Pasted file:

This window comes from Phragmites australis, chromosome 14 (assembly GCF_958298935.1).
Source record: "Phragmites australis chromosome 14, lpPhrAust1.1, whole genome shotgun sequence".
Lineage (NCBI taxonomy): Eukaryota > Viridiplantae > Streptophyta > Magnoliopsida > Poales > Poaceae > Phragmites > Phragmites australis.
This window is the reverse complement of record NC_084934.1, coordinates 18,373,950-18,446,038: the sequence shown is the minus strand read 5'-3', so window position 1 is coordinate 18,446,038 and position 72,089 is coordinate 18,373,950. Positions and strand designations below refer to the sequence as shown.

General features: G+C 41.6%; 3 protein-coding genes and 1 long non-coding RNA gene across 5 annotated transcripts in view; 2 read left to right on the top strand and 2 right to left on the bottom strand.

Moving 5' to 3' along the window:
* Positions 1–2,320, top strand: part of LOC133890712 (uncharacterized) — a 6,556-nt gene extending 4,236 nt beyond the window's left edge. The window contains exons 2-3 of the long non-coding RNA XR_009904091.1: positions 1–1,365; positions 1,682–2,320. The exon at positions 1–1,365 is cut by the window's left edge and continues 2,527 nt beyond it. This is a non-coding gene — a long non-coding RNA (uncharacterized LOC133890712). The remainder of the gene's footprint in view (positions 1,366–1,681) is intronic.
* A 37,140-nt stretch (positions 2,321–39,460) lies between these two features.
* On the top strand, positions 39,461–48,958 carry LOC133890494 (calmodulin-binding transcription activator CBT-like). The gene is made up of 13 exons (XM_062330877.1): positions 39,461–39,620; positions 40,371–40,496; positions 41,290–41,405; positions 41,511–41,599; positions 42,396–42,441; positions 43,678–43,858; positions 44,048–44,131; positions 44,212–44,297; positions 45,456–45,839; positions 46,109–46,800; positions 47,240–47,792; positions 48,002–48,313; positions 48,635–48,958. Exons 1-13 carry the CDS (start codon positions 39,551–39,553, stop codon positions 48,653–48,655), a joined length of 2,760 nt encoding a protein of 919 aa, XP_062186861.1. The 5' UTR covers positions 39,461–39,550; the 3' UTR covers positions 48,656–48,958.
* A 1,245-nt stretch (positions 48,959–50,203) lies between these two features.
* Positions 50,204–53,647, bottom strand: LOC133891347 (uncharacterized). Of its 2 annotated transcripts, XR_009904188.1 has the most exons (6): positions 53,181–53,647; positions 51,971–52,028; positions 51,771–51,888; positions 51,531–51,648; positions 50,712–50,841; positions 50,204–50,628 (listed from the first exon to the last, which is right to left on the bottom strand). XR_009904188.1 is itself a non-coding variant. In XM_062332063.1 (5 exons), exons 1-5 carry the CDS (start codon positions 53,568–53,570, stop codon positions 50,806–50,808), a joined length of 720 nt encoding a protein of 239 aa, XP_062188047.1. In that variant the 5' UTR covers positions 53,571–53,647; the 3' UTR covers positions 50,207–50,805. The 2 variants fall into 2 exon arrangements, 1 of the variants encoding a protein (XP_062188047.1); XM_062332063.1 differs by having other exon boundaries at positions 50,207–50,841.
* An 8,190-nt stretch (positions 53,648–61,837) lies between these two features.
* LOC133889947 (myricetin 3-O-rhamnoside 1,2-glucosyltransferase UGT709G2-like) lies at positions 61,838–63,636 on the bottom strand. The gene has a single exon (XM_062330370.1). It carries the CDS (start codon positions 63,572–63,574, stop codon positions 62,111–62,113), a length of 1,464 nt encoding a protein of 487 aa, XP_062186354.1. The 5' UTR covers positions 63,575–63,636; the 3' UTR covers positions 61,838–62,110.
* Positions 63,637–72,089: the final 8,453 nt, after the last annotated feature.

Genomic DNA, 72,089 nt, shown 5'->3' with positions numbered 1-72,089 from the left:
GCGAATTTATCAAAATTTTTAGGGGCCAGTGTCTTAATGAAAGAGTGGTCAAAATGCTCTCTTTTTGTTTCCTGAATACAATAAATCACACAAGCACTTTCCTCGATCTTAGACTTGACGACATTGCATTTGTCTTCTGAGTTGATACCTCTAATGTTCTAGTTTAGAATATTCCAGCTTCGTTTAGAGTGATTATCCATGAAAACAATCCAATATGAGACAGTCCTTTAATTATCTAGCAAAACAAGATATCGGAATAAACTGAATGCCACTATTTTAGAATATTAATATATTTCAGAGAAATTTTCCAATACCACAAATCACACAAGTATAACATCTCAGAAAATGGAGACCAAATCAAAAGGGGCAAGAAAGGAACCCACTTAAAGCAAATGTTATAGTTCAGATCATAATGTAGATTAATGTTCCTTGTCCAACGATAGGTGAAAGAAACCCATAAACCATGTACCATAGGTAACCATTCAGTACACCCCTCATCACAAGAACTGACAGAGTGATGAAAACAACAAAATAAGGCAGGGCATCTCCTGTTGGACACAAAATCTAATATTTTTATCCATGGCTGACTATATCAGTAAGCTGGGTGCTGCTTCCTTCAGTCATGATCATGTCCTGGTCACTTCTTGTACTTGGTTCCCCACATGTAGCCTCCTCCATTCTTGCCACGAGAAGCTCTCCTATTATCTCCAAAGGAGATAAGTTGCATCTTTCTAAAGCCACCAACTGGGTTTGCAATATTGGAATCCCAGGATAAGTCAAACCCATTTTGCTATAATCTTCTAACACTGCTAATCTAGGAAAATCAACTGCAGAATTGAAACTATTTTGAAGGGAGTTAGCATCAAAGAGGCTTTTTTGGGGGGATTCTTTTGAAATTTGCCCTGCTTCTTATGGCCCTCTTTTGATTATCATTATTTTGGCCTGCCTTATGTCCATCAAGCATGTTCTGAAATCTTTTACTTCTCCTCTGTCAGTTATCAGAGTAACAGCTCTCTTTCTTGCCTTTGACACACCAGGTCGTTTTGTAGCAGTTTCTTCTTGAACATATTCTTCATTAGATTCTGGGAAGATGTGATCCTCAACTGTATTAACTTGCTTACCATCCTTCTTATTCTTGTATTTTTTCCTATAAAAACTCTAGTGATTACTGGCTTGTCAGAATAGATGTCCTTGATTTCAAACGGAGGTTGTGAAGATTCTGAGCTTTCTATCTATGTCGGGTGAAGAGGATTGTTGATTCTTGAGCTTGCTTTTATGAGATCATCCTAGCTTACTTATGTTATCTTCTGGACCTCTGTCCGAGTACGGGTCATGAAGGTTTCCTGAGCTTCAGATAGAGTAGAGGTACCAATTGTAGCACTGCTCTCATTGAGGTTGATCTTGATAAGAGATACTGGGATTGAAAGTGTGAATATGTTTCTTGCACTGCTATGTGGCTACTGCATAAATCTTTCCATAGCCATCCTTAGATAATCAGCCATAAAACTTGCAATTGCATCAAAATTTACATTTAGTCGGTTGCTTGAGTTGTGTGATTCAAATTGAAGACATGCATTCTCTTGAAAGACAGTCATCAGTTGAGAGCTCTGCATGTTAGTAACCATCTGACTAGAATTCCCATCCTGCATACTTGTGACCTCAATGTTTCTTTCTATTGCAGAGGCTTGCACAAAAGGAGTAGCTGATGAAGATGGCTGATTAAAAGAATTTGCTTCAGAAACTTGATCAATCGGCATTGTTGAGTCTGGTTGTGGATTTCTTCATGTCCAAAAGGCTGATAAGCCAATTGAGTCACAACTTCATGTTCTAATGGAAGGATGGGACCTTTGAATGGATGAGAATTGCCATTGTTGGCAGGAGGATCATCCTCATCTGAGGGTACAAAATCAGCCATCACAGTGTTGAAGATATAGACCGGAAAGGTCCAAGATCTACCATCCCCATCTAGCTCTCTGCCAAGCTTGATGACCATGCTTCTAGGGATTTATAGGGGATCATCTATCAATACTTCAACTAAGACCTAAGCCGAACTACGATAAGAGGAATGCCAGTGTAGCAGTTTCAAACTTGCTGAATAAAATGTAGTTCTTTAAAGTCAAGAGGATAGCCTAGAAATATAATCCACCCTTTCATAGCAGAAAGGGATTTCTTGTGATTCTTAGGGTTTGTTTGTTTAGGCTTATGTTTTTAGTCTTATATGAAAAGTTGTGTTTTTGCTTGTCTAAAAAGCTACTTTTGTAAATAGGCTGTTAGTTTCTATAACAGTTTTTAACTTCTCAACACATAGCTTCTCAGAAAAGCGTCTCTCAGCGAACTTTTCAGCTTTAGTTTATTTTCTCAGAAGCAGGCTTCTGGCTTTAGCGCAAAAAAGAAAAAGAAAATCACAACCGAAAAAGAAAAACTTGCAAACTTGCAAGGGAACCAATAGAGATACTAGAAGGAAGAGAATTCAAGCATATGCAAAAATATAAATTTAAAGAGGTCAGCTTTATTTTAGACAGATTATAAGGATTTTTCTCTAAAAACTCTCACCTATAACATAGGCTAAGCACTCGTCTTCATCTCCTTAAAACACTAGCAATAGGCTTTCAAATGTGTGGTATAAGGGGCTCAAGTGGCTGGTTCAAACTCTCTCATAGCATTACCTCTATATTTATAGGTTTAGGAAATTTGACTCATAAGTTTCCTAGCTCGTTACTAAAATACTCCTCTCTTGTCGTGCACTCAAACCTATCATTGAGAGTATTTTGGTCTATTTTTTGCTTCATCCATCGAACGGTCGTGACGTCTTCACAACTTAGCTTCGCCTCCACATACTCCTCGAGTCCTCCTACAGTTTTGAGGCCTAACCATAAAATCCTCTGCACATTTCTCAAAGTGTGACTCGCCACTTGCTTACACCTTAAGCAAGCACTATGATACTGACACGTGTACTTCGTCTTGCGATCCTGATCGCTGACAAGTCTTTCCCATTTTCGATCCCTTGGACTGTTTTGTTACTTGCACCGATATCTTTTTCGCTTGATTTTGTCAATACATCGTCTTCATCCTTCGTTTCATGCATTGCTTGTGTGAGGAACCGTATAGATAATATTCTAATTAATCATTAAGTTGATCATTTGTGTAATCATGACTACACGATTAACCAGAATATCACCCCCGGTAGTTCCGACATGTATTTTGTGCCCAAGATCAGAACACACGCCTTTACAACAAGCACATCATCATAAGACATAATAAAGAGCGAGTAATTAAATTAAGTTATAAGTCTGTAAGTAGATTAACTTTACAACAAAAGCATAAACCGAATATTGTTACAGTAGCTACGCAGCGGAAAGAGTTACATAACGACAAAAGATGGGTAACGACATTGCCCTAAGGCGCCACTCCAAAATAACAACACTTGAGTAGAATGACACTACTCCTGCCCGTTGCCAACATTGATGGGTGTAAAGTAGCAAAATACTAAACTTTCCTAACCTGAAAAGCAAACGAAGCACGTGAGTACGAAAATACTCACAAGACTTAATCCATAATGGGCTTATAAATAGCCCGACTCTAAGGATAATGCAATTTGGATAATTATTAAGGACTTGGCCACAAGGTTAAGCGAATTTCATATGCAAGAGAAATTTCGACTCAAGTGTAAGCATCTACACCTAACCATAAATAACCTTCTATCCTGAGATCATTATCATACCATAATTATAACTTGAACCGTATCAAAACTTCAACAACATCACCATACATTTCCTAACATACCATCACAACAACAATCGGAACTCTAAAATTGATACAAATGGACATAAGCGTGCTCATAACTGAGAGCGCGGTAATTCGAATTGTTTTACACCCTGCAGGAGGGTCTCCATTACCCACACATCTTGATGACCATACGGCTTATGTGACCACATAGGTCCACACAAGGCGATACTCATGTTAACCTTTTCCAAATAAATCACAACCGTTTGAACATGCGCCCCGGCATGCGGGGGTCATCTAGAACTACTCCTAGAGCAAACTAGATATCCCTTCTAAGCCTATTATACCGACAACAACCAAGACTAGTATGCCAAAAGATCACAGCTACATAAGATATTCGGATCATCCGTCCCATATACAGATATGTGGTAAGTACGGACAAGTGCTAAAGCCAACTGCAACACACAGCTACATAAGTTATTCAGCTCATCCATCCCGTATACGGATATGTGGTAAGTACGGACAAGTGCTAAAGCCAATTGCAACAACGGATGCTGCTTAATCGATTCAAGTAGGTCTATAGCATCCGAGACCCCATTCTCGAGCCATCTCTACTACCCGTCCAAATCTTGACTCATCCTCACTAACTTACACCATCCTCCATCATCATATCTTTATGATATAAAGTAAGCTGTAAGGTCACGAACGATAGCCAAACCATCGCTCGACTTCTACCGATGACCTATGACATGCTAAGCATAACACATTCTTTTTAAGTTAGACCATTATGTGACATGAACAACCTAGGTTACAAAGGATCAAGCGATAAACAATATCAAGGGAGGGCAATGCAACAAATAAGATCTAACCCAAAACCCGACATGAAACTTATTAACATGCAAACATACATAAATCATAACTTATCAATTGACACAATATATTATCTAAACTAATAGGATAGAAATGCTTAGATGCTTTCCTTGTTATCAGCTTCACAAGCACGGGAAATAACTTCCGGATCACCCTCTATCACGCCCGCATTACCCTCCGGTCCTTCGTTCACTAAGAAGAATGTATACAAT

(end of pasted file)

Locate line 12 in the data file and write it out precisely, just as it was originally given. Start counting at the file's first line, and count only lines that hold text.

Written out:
* An 8,190-nt stretch (positions 53,648–61,837) lies between these two features.